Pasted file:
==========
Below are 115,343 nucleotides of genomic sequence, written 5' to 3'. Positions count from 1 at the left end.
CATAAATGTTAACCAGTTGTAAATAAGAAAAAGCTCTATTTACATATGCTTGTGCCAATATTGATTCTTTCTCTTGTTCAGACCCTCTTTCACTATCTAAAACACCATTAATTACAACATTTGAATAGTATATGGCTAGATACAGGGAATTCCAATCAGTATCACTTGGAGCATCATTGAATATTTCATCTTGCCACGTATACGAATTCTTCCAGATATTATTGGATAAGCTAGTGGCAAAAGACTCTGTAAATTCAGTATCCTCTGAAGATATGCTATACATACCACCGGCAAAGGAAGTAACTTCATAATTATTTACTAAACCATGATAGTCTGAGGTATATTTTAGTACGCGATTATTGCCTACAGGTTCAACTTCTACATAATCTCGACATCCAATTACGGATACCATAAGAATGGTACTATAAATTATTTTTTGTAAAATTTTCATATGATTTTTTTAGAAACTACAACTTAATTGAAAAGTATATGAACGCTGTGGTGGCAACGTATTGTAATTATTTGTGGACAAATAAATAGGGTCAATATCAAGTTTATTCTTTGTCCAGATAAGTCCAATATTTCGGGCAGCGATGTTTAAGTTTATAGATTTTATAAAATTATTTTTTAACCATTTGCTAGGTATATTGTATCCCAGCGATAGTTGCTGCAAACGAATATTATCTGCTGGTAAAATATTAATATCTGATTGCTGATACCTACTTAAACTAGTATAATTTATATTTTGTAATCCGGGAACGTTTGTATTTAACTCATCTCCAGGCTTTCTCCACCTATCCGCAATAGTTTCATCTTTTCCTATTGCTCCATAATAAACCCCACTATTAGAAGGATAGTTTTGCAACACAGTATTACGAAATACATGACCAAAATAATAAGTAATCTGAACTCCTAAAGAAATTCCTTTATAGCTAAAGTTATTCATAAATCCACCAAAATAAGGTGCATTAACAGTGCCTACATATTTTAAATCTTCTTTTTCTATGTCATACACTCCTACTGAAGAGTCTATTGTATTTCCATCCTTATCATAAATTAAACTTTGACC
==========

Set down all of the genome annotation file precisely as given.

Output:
Below are 115,343 nucleotides of genomic sequence, written 5' to 3'. Positions count from 1 at the left end.
CATAAATGTTAACCAGTTGTAAATAAGAAAAAGCTCTATTTACATATGCTTGTGCCAATATTGATTCTTTCTCTTGTTCAGACCCTCTTTCACTATCTAAAACACCATTAATTACAACATTTGAATAGTATATGGCTAGATACAGGGAATTCCAATCAGTATCACTTGGAGCATCATTGAATATTTCATCTTGCCACGTATACGAATTCTTCCAGATATTATTGGATAAGCTAGTGGCAAAAGACTCTGTAAATTCAGTATCCTCTGAAGATATGCTATACATACCACCGGCAAAGGAAGTAACTTCATAATTATTTACTAAACCATGATAGTCTGAGGTATATTTTAGTACGCGATTATTGCCTACAGGTTCAACTTCTACATAATCTCGACATCCAATTACGGATACCATAAGAATGGTACTATAAATTATTTTTTGTAAAATTTTCATATGATTTTTTTAGAAACTACAACTTAATTGAAAAGTATATGAACGCTGTGGTGGCAACGTATTGTAATTATTTGTGGACAAATAAATAGGGTCAATATCAAGTTTATTCTTTGTCCAGATAAGTCCAATATTTCGGGCAGCGATGTTTAAGTTTATAGATTTTATAAAATTATTTTTTAACCATTTGCTAGGTATATTGTATCCCAGCGATAGTTGCTGCAAACGAATATTATCTGCTGGTAAAATATTAATATCTGATTGCTGATACCTACTTAAACTAGTATAATTTATATTTTGTAATCCGGGAACGTTTGTATTTAACTCATCTCCAGGCTTTCTCCACCTATCCGCAATAGTTTCATCTTTTCCTATTGCTCCATAATAAACCCCACTATTAGAAGGATAGTTTTGCAACACAGTATTACGAAATACATGACCAAAATAATAAGTAATCTGAACTCCTAAAGAAATTCCTTTATAGCTAAAGTTATTCATAAATCCACCAAAATAAGGTGCATTAACAGTGCCTACATATTTTAAATCTTCTTTTTCTATGTCATACACTCCTACTGAAGAGTCTATTGTATTTCCATCCTTATCATAAATTAAACTTTGACC